In 1954, the American Motors Corporation ( AMC) was established through a merger of Nash - Kelvinator with the Hudson Motor Car Co. Subsequently, the Rambler branded Nash and Hudson brand have been sold, but did not differ externally. The brand names Nash and Hudson were maintained until 1957, then were all AMC cars to Ramblers, with the exception of imported Metropolitan 1958-1962.


At the beginning of the 1960s, George W. Romney decided (successor of Mason), the Rambler series further differentiate: 1962 the Ambassador was as well as fully equipped model officially added ( Previously, he was described as " Ambassador by Rambler " markets ) and the previous Rambler Six and Rambler Rebel V8 were the Rambler Classic.

Romney also brought his plan into play to reduce the cost of production, which required more equal parts for the Ambassador and Classic models. Starting in 1962, all the big Rambler They shared the same chassis and the same body; only equipment details distinguish the Classic and the Ambassador. Even many deep-drawn parts had in common the 1963er-Ambassador/Classic-Modelle and 1964 - American models.

1963 got the Rambler model the price " Motor Trend of the Year" awarded ( automotive trend of the year ). Romney's farewell ( he was Governor of Michigan) opened the door for his successor, Roy Abernethy, who brought the company back into the competition with the "Big Three" ( General Motors, Ford and Chrysler ) with many chassis and bodies.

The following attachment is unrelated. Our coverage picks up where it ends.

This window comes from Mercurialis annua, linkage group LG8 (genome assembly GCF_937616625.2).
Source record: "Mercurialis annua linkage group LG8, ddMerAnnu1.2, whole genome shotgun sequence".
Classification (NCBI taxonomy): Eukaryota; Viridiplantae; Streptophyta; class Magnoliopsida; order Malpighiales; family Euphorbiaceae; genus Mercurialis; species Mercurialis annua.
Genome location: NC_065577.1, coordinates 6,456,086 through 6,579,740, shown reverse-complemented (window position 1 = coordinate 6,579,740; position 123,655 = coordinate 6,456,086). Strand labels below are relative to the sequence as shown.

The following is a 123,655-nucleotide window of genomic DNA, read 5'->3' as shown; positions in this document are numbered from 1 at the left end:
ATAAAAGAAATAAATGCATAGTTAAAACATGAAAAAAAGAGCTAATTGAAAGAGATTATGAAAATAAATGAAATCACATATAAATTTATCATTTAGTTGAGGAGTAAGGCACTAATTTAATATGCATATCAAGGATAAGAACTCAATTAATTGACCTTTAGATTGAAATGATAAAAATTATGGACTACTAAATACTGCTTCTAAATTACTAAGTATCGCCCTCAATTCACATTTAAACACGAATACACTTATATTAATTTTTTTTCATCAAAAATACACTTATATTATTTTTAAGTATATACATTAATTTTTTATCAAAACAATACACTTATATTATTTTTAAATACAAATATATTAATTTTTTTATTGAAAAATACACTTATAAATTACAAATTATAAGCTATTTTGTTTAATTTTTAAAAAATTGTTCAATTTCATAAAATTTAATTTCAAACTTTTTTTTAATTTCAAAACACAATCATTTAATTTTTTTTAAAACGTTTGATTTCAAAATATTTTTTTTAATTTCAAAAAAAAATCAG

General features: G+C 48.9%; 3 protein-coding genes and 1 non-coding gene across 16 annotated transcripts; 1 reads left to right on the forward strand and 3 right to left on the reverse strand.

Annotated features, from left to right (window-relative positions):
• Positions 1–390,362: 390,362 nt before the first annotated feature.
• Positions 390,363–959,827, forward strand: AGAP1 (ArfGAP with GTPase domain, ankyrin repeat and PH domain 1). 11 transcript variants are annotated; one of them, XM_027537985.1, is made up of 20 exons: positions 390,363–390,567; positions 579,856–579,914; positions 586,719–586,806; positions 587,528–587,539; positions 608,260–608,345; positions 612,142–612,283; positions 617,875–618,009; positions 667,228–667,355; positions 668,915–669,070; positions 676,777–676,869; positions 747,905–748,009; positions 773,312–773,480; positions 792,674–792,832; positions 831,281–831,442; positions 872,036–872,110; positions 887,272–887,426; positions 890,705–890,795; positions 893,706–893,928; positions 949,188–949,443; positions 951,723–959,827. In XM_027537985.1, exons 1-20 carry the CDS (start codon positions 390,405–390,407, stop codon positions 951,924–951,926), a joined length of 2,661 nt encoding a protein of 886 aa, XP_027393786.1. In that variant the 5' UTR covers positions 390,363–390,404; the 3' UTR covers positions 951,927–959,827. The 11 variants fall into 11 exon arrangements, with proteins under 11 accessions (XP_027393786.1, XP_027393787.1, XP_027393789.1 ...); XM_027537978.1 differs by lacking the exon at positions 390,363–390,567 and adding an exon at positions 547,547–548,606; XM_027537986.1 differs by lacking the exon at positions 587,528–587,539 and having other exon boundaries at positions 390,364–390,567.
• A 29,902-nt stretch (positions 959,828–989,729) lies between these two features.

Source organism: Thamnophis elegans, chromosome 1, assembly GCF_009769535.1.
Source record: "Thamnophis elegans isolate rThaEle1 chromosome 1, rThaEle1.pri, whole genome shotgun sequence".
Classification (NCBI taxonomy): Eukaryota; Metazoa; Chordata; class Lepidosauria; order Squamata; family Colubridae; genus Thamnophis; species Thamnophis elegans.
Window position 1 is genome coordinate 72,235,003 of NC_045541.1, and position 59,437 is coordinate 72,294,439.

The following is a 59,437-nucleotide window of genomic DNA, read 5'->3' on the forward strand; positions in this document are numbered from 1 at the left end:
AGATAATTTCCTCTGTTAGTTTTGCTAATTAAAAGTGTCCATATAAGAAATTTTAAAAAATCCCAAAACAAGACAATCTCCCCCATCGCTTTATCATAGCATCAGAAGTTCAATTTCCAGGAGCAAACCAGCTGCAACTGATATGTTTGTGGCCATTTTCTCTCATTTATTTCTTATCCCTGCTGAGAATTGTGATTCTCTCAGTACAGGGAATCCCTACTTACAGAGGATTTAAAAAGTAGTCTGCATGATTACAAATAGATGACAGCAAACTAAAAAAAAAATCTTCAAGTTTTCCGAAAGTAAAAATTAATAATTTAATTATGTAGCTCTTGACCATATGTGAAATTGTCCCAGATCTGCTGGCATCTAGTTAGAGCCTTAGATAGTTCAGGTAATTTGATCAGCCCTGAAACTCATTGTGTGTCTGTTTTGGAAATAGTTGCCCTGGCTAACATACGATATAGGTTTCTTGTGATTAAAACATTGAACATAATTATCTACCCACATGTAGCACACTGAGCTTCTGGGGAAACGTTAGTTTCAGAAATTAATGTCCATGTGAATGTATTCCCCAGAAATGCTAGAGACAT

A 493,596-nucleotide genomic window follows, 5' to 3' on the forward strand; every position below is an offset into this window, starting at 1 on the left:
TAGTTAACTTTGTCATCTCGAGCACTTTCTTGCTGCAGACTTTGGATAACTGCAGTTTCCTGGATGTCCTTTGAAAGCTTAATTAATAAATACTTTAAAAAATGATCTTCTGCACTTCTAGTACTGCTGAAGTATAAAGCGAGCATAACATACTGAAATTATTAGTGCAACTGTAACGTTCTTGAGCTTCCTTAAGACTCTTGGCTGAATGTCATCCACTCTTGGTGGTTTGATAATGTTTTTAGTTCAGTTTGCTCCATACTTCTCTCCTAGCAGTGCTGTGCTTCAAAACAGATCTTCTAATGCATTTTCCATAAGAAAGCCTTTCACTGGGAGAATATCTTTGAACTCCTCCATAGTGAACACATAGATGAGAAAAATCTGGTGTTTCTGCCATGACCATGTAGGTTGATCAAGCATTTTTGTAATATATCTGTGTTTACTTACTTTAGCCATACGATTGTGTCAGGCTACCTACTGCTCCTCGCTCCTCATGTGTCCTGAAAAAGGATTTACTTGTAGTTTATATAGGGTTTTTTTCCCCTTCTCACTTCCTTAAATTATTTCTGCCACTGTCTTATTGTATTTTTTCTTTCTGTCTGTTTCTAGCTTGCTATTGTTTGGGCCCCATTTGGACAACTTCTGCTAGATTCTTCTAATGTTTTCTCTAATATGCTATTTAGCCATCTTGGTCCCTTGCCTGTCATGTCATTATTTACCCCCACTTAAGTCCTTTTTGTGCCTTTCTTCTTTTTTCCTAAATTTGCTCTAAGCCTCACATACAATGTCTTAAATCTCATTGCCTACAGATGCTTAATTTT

One of his first measures was to design the 1965 - Rambler series, in which the Classic differed significantly from the Ambassador, although they still had many parts in common. In addition, AMC Marlin Introductions were made, a hardtop coupe, the AMC told them to put a foot in the door of the market for sporty fastback.

Supported by marketing reports presented Abernethy as a next step, the argument of the AMC owners meeting that the Rambler had acquired over the years not only an indigestible image, which proved to be a hindrance to sale, especially that consumers still equate the name with compact cars. American Motors began then from 1966 to let die the names Rambler in favor of the designation AMC, as the company wanted to be a producer of cars of different sizes. This turned out to be a mistake later. The return to the Rambler brand name, and the association of the customers with economical compact car could benefit AMC in the 1970s.

1968 was the only car that bore the name Rambler, AMC, the compact Rambler American, and during the last production year 1969, he was wearing only the name of Rambler.


The Rambler brand was continued in various international markets: for example, were the assembled by the Australian Motor Industries (AMI ) from CKD kits AMC Hornet and AMC Matador sold to 1978 Rambler. Most recently, this brand name of Traffic & Automotores Mexicanos SA (VAM ) is used in Mexico.

In Argentina, from the Rambler American 1967 IKA Torino. It later became the Renault Torino, which was offered until 1980.

Pop culture

The Rambler was also mentioned in music, television and movies. Here are a few examples:

  • A black and red Rambler 38hp Four, model 73 - 4CC Cross Country Touring from 1912 played in the movie Titanic (1997) with; He is seen prior to the departure of the ship on the pier.
  • Lois Lane drove a Rambler Custom Landau (Convertible) 1951 in the television series Superman 1953.
  • The little car is the subject of the song " Beep, Beep ( The Little Nash Rambler ) " by The Playmates.
  • A Rambler appeared on the second series of Prison Break in Episode 9.
  • Fred from the movie Cars appears in a Rambler.
  • A Rambler hardtop coupe from 1958 appears in the music video " She Bop " by Cyndi Lauper.
  • A Rambler Super 1959 will appear in episode 7 of the second series of The Sopranos.
  • In'' 3rd Rock from the Sun '' belongs to the Solomons a Rambler convertible by 1962.